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Stroger at heart of tax debate
Some say he has not kept promise to streamline

Friday, September 28, 2007
Chicago Tribune
by Mickey Ciokajlo

The debate over Cook County's proposed sales tax increase -- and next week's expected vote on the plan -- hinges in part on the question of whether Board President Todd Stroger has overhauled a bloated bureaucracy enough to justify the increase.

Stroger's critics say no, he has done little to make the government run more efficiently and has continued the county tradition of adding friends and political supporters to the payroll instead of professionals.

He and his supporters on the County Board say yes, they have made much progress since Stroger was sworn into office in December.
"It's a new day in this county," said Commissioner Joan Murphy (D-Crestwood). "We're doing things differently."

Murphy is the sponsor of the proposal to increase the sales tax from 0.75 percent to 2.75 percent, but Stroger came a step closer to taking ownership Thursday as he defended his record.

Stroger, who called a special board meeting for Monday to consider the tax increase, said it is the best option to close a projected $307 million shortfall. He said the money would be needed in the future, when projections show the county's financial picture will only get worse.

"We have looked at [the] numbers. We think they will do what we need them to do, and I am talking to commissioners and saying, 'I think that this number will do it, are you behind it?'" Stroger said.

The rookie president said he can justify the tax increase because he has begun to retool the government and has made strides toward improving the operation.

"I think if you looked at our record in the last nine months you'll find that we've made changes, we've reduced the work force by about 10 percent," Stroger said. "We've made changes to the Bureau of Health. ... And we've made an overall effort to keep the commissioners involved in the process."

But critics of the tax increase, such as Commissioner Mike Quigley (D-Chicago), said the increase could be avoided if Stroger made the government more efficient by streamlining operations, consolidating departments and better utilizing technology.

"No one has made any effort to change the structure of this government," Quigley said. "And they bear the ultimate burden of the financial mess that we are in."

Quigley on Thursday noted Stroger's budget speech from January in which Stroger said his administration would "re-imagine" county government and transform a "sometimes sluggish culture" into a "modern and efficient operation."

Stroger said he would hold a budget summit of elected officials and experts, require county leaders to start from scratch in their budget requests every year and take other steps to attack government "bloat."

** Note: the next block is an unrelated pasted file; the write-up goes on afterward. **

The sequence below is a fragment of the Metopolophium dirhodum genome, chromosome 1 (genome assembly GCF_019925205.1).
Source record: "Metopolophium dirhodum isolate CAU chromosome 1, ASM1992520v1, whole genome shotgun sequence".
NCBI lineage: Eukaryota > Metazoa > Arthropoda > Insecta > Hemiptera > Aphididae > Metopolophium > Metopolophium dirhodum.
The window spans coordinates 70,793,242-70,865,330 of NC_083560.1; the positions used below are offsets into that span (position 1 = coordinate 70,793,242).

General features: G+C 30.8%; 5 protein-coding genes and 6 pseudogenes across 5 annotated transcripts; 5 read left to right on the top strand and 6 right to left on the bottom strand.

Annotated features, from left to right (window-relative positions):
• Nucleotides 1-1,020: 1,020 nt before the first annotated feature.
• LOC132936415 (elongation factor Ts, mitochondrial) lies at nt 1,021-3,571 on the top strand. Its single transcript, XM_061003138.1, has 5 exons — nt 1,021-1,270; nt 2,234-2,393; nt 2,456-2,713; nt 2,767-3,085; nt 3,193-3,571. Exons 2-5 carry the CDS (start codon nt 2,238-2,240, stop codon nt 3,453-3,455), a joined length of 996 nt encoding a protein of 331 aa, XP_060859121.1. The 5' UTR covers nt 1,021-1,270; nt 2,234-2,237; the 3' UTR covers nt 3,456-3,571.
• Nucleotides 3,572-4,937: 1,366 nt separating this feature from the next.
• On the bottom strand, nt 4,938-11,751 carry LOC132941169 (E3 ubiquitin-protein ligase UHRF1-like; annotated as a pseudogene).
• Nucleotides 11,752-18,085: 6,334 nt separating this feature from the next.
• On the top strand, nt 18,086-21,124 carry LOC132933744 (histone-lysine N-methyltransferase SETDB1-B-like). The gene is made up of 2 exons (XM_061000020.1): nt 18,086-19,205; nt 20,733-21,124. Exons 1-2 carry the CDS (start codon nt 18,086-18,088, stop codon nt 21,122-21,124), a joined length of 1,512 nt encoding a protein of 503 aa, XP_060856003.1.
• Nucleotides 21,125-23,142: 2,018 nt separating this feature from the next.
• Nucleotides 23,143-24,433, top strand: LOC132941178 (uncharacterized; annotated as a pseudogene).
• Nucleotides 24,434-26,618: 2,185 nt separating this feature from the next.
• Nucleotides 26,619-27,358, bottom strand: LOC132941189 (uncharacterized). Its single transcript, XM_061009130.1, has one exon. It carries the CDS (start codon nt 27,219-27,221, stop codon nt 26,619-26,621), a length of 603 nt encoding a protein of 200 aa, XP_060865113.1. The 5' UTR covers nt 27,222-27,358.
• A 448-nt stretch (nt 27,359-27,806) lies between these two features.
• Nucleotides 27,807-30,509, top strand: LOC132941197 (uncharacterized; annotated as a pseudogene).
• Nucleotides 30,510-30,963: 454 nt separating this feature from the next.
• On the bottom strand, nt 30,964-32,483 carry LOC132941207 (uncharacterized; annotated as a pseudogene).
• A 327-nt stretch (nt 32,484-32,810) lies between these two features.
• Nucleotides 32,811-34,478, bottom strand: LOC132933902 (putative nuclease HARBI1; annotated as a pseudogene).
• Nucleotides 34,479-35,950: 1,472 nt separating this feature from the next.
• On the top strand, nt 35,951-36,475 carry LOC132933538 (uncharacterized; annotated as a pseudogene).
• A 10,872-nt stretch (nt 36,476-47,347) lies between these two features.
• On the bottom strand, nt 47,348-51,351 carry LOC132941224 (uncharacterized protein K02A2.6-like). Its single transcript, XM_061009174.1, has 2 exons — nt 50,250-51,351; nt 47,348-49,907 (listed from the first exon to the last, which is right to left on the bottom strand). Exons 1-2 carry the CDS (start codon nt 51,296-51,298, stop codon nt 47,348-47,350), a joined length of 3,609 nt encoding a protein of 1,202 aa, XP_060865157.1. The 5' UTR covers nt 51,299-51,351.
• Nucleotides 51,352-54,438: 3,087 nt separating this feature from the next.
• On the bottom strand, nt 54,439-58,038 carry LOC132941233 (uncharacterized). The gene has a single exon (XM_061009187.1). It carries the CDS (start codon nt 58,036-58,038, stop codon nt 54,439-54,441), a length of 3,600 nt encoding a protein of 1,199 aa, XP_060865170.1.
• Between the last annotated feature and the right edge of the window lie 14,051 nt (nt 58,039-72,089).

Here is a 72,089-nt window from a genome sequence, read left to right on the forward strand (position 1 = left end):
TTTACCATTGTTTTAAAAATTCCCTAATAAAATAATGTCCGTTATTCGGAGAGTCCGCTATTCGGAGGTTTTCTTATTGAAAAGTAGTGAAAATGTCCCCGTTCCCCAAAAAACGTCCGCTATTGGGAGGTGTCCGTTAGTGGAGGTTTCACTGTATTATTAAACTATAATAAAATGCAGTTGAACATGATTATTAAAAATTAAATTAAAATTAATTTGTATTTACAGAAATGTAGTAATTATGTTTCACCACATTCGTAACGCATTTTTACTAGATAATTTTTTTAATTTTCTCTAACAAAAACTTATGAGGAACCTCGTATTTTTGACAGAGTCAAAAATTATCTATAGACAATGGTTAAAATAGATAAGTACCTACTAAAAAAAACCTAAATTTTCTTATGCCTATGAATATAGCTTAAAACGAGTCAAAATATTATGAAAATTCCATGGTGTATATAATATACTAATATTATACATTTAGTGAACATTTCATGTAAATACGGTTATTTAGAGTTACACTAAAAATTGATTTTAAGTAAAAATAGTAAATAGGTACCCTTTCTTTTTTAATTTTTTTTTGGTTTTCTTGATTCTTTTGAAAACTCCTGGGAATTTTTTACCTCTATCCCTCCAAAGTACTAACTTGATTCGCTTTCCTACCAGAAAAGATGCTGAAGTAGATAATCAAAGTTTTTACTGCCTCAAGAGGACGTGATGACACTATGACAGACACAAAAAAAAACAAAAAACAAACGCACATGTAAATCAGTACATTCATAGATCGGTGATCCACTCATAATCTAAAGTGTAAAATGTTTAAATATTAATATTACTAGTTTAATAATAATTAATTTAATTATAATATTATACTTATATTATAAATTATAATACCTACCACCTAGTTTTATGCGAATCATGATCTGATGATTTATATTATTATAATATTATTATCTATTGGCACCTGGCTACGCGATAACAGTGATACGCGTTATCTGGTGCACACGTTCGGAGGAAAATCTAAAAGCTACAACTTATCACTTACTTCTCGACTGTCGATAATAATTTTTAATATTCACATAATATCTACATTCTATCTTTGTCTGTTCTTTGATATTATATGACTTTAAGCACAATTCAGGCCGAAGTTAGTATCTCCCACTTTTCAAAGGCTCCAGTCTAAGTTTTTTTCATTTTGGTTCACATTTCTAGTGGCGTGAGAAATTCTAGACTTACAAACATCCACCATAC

The summit never happened. Although the county has not moved to so-called "zero-based budgeting," Stroger said department heads and elected officials are being required to meet new performance standards in their spending plans to make them more accountable. The bloat question remains a matter of perspective.

Commissioner Forrest Claypool (D-Chicago), who led a news conference Thursday rallying opposition to the tax proposal, said the government contains unnecessary bureaucracy. He said a tax increase will take the pressure off efforts to force reform of the government.

"This is our chance," Claypool said. "The time is now. This is the battle."

Others say it is impossible to tell how much has changed under Stroger because he has not yet presented his budget proposal, which he plans to unveil sometime next month.

"There is no way to assess the validity of their claims of efficiency or performance measurement because they have not produced the requisite spending plan," said Laurence Msall, president of the Civic Federation, a budget watchdog group. "To ask [commissioners] to raise taxes without that spending plan prevents any meaningful analysis as to whether the money is needed or how it may be spent."

For example, Stroger on Thursday said that his administration had laid off 10 percent of the work force already this year. But hard numbers on lay offs have been a moving target and an administration spokesman could not provide a figure late Thursday.

Quigley predicted the reform vs. revenue debate on Monday will be long and passionate, but unlikely to change many minds among the sharply divided, 17-member board.

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